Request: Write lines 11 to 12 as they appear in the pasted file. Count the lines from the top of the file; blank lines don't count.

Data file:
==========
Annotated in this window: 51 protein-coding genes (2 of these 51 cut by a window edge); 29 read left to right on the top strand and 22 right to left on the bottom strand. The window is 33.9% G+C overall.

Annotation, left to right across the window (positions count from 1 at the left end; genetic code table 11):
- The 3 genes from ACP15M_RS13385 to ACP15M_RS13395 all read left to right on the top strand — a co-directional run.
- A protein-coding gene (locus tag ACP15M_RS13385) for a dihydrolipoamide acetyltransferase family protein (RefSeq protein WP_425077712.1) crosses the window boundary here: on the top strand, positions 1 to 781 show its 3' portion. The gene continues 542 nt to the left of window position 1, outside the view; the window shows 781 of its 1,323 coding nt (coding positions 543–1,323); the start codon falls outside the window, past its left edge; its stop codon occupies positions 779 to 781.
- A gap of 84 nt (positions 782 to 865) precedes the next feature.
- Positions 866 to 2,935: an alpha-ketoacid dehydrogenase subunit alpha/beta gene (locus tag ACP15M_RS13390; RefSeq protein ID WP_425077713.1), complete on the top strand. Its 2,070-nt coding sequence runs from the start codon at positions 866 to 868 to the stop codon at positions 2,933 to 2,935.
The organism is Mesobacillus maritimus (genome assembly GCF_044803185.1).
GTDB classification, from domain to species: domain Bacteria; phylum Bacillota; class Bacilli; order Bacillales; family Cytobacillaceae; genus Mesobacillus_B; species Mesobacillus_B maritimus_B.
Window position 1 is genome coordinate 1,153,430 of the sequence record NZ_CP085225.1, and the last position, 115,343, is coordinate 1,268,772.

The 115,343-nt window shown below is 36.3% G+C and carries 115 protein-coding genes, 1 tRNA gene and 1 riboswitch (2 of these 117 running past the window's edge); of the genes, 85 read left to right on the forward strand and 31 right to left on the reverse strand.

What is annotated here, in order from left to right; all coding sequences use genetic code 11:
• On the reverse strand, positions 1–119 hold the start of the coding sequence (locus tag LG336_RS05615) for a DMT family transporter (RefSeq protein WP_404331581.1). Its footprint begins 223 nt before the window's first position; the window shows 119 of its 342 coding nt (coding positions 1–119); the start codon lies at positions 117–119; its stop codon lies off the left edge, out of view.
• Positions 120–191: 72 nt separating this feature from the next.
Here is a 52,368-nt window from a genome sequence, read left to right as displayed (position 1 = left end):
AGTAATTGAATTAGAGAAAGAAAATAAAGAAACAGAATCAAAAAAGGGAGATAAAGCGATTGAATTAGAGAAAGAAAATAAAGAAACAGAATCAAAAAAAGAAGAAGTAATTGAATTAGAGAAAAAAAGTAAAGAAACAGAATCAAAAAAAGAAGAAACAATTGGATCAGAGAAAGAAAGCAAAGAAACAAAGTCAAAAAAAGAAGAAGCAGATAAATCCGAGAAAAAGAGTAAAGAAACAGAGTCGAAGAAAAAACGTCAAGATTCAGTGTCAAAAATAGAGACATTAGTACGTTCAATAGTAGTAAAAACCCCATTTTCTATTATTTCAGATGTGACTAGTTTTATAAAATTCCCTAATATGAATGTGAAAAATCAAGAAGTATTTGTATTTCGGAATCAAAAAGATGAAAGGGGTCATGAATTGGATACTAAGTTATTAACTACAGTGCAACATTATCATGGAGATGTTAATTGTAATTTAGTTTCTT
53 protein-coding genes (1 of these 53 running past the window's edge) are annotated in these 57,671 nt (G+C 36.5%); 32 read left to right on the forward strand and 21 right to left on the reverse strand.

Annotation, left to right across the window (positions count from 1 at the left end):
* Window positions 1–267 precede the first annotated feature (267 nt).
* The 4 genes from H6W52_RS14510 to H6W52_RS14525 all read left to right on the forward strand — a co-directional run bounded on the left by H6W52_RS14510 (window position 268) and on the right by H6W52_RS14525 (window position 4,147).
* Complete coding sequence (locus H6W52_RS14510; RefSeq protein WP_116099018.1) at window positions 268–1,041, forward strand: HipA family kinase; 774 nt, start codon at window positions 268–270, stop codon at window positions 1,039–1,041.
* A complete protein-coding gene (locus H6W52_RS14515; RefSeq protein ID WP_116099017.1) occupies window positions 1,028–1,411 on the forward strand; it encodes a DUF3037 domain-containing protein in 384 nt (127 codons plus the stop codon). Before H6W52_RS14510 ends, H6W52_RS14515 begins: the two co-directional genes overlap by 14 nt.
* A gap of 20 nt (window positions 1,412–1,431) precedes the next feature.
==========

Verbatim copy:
What is annotated here, in order from left to right; all coding sequences use genetic code 11:
• On the reverse strand, positions 1–119 hold the start of the coding sequence (locus tag LG336_RS05615) for a DMT family transporter (RefSeq protein WP_404331581.1). Its footprint begins 223 nt before the window's first position; the window shows 119 of its 342 coding nt (coding positions 1–119); the start codon lies at positions 117–119; its stop codon lies off the left edge, out of view.